Jan 25 2011

Collaborating Universities Score Big in Formula SAE with Dassault Systèmes Solutions

DELMIA and CATIA Used to Produce Winning Vehicle

AUBURN HILLS, Mich. – January 25, 2010 – Dassault Systèmes (DS) (Euronext Paris: #13065, DSY.PA), a world leader in 3D and Product Lifecycle Management (PLM) solutions, today announced that collaborative design with Dassault Systèmes solutions contributed to the Global Formula Racing team from Oregon State University and its partner, Duale Hochschule Baden Württenberg-Ravensburg in Germany, experiencing its most successful Formula SAE season, winning 25 first place event finishes and three first place overall finishes out of six competitions. DELMIA digital manufacturing tools were used to create ergonomic simulations that verified cockpit fit and controls reachability. Student teams from both universities designed everything in CATIA based upon one large CAD model from a single database that the entire team could access.

“A lot of universities have done distributed design, but nothing has been done at the complexity of a FormulaSAE/Formula Student (FSAE/FS) vehicle,” said Robert Paasch, OSU Boeing Professor of Mechanical Engineering Design. “We attribute much of our achievements to DELMIA and CATIA with anticipation of the 2010-11 season producing an even more successful vehicle.”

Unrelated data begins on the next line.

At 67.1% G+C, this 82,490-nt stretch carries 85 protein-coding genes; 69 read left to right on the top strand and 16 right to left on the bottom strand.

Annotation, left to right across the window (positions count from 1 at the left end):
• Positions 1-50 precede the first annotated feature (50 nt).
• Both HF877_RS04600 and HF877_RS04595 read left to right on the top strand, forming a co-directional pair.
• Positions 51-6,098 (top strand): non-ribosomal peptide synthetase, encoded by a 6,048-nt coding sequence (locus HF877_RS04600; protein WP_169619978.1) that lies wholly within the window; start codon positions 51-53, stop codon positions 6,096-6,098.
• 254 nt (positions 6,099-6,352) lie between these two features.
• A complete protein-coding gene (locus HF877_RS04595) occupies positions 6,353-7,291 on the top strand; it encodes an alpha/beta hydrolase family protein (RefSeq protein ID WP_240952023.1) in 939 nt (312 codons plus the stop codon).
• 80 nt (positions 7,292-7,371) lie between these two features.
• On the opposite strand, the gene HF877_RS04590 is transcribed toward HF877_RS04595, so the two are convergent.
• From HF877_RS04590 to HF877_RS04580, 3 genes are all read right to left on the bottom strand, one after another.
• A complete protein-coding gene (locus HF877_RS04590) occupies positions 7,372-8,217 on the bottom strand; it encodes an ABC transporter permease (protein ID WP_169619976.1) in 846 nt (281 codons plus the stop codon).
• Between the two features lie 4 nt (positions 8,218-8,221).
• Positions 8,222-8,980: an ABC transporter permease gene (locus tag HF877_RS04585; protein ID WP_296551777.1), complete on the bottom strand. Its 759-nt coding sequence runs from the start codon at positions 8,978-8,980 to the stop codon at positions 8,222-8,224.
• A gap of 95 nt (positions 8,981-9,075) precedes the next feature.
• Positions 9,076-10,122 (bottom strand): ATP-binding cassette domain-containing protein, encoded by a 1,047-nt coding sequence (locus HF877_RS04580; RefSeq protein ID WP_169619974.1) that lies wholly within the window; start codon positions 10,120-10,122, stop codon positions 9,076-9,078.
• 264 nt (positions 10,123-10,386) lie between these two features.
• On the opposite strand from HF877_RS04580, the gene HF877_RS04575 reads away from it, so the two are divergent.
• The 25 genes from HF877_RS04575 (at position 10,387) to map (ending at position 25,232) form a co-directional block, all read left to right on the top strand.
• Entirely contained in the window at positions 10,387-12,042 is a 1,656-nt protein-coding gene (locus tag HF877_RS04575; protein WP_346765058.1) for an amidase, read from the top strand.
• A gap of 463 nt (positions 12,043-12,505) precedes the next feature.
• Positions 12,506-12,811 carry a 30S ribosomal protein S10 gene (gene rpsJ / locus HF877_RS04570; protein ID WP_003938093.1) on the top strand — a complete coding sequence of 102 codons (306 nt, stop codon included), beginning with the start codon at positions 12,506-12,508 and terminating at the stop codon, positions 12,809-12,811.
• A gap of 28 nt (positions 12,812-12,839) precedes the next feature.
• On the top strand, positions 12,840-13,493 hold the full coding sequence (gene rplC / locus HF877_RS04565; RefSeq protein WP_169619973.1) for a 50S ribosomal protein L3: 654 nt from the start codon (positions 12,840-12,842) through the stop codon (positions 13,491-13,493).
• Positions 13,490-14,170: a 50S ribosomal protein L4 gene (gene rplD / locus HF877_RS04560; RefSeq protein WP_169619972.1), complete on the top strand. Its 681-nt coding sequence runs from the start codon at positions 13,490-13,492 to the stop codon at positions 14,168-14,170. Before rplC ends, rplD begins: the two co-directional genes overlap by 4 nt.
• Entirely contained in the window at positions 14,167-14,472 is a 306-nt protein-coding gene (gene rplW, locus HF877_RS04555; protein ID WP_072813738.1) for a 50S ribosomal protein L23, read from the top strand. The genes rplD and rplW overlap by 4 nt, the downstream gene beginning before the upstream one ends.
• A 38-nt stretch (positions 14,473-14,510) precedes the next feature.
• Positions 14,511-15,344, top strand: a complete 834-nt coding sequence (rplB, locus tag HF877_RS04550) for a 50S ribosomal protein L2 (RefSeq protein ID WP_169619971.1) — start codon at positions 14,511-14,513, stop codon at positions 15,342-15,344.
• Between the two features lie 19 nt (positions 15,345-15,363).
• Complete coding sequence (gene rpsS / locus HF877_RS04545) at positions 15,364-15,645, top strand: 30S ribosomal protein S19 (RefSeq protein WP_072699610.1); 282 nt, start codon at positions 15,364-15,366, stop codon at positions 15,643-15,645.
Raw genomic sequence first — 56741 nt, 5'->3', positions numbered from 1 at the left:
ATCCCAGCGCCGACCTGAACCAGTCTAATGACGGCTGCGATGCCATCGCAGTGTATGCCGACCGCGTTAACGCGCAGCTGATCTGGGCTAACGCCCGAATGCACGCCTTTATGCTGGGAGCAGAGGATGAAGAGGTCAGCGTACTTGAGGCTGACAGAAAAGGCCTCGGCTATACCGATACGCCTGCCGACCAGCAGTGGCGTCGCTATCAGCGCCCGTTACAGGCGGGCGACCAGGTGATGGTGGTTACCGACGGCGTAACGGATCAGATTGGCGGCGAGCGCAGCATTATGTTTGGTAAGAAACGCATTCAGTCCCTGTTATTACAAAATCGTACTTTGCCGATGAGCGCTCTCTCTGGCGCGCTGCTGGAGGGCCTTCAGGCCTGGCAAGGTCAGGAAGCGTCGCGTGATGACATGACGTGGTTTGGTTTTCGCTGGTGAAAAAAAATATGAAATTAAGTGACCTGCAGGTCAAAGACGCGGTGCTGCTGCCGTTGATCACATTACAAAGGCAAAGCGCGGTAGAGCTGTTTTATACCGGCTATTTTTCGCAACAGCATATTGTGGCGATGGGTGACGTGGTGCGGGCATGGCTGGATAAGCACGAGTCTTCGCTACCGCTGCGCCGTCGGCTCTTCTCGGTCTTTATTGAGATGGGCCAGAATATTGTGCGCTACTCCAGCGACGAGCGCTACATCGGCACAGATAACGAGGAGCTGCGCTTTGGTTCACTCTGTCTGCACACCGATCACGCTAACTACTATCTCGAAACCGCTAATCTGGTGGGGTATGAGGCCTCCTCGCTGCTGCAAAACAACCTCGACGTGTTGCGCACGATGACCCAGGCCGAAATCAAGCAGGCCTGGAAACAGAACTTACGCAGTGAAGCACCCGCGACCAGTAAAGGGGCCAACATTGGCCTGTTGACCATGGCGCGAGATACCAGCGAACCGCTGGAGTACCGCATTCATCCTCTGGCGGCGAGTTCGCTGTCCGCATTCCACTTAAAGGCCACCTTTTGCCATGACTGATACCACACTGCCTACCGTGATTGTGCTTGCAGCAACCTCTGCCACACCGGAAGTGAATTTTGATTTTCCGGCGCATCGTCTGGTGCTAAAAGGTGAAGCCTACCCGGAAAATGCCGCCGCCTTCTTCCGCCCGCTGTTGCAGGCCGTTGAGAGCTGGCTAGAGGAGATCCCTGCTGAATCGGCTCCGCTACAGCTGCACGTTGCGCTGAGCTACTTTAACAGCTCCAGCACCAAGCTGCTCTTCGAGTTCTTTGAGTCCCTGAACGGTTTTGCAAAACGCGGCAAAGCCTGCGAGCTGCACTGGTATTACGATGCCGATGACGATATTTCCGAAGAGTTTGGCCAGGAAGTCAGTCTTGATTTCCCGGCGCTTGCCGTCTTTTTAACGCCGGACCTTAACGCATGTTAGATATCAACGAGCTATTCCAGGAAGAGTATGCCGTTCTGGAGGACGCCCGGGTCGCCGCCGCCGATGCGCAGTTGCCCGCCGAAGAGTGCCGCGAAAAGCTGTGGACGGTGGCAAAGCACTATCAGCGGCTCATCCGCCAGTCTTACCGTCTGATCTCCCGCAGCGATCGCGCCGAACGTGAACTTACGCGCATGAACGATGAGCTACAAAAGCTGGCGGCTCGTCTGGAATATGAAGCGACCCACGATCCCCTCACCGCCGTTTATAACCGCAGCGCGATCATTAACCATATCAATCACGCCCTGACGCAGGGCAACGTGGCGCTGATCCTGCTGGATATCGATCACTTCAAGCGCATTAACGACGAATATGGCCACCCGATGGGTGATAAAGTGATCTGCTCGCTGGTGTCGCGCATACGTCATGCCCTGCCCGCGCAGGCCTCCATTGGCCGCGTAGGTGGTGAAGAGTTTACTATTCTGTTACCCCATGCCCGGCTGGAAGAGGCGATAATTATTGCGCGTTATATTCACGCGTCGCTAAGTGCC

The students used DELMIA to run assembly simulations to ensure that their final body design would not interfere in the ability to service the engine. Design, manufacturing and testing occurred at both schools with the final design used to manufacture two identical cars – one at the OSU campus and one in Friedrichshafen Germany.

Playing an exceptionally critical role in the carbon fiber monocoque chassis design was the surfacing and finite element analysis capability of the CATIA Composites workbench. With the ability to predict structural properties, the student team was able to optimize the stiffness, strength and aerodynamics of its vehicle body. Complex surfaces and layups were created by varying thicknesses of the core material, designing different orientation of the layers as well using different core materials at different structural points of the vehicle body.  

The two universities began their original collaboration in 2007 with the 2009-10 season being the first time ever that a global student team has jointly shared their physical and intellectual resources for the development of a common FSAE/FS vehicle. The team, which consisted of 25 students from Oregon State and 40 students from Duale Hochschule, was split into design groups with responsibility for a particular area of the vehicle, such as the suspension or chassis. All design groups consisted of students collaborating from both universities with CATIA serving as the common language.

“This is the largest, most complex university level project in the world,” said Roy Smolky, worldwide academic sales operations, Dassault Systèmes. “It is exciting to be part of it and see how the application of our tool set gains a competitive advantage for this team.”

For this project, much of the communication was accomplished via email, live chat, Skype and Google docs.  Added Professor Paasch, “Our hope is that by the 2011-12 season we will be working in the DS V6 platform, providing the ability to share all data via the web in real time, taking our collaborative efforts to the next level.”

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